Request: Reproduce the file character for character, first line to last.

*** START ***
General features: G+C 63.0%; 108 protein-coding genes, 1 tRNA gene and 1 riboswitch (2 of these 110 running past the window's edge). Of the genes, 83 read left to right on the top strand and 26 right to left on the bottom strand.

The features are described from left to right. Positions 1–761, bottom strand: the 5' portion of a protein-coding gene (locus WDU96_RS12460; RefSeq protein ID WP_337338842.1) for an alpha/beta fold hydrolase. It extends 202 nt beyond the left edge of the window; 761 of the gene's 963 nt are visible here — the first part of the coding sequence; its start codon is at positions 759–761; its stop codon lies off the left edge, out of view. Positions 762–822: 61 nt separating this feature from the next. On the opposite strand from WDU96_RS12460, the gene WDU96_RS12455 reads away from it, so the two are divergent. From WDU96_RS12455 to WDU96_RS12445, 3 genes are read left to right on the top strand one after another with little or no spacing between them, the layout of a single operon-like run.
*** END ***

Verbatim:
General features: G+C 63.0%; 108 protein-coding genes, 1 tRNA gene and 1 riboswitch (2 of these 110 running past the window's edge). Of the genes, 83 read left to right on the top strand and 26 right to left on the bottom strand.

The features are described from left to right. Positions 1–761, bottom strand: the 5' portion of a protein-coding gene (locus WDU96_RS12460; RefSeq protein ID WP_337338842.1) for an alpha/beta fold hydrolase. It extends 202 nt beyond the left edge of the window; 761 of the gene's 963 nt are visible here — the first part of the coding sequence; its start codon is at positions 759–761; its stop codon lies off the left edge, out of view. Positions 762–822: 61 nt separating this feature from the next. On the opposite strand from WDU96_RS12460, the gene WDU96_RS12455 reads away from it, so the two are divergent. From WDU96_RS12455 to WDU96_RS12445, 3 genes are read left to right on the top strand one after another with little or no spacing between them, the layout of a single operon-like run.